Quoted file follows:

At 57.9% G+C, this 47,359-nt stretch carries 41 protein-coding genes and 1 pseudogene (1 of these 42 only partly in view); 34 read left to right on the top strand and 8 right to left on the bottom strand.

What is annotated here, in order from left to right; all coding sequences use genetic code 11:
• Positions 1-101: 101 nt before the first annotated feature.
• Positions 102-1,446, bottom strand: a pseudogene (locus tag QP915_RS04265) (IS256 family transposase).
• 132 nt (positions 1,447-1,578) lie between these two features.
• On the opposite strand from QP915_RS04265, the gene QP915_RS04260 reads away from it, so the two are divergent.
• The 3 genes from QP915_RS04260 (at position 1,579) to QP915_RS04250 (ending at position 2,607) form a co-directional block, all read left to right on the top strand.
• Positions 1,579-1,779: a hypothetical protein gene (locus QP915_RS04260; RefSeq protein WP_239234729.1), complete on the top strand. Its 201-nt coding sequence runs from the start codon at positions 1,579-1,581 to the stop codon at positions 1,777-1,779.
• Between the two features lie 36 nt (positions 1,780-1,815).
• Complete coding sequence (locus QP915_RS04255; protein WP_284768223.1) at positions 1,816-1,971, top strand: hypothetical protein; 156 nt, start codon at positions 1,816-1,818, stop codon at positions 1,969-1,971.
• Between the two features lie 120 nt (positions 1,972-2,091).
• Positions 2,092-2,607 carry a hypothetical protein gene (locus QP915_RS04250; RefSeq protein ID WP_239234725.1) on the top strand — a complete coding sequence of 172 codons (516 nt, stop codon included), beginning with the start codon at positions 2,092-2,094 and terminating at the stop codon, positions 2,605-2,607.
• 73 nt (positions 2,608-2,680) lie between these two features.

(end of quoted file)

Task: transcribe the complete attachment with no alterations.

At 57.9% G+C, this 47,359-nt stretch carries 41 protein-coding genes and 1 pseudogene (1 of these 42 only partly in view); 34 read left to right on the top strand and 8 right to left on the bottom strand.

What is annotated here, in order from left to right; all coding sequences use genetic code 11:
• Positions 1-101: 101 nt before the first annotated feature.
• Positions 102-1,446, bottom strand: a pseudogene (locus tag QP915_RS04265) (IS256 family transposase).
• 132 nt (positions 1,447-1,578) lie between these two features.
• On the opposite strand from QP915_RS04265, the gene QP915_RS04260 reads away from it, so the two are divergent.
• The 3 genes from QP915_RS04260 (at position 1,579) to QP915_RS04250 (ending at position 2,607) form a co-directional block, all read left to right on the top strand.
• Positions 1,579-1,779: a hypothetical protein gene (locus QP915_RS04260; RefSeq protein WP_239234729.1), complete on the top strand. Its 201-nt coding sequence runs from the start codon at positions 1,579-1,581 to the stop codon at positions 1,777-1,779.
• Between the two features lie 36 nt (positions 1,780-1,815).
• Complete coding sequence (locus QP915_RS04255; protein WP_284768223.1) at positions 1,816-1,971, top strand: hypothetical protein; 156 nt, start codon at positions 1,816-1,818, stop codon at positions 1,969-1,971.
• Between the two features lie 120 nt (positions 1,972-2,091).
• Positions 2,092-2,607 carry a hypothetical protein gene (locus QP915_RS04250; RefSeq protein ID WP_239234725.1) on the top strand — a complete coding sequence of 172 codons (516 nt, stop codon included), beginning with the start codon at positions 2,092-2,094 and terminating at the stop codon, positions 2,605-2,607.
• 73 nt (positions 2,608-2,680) lie between these two features.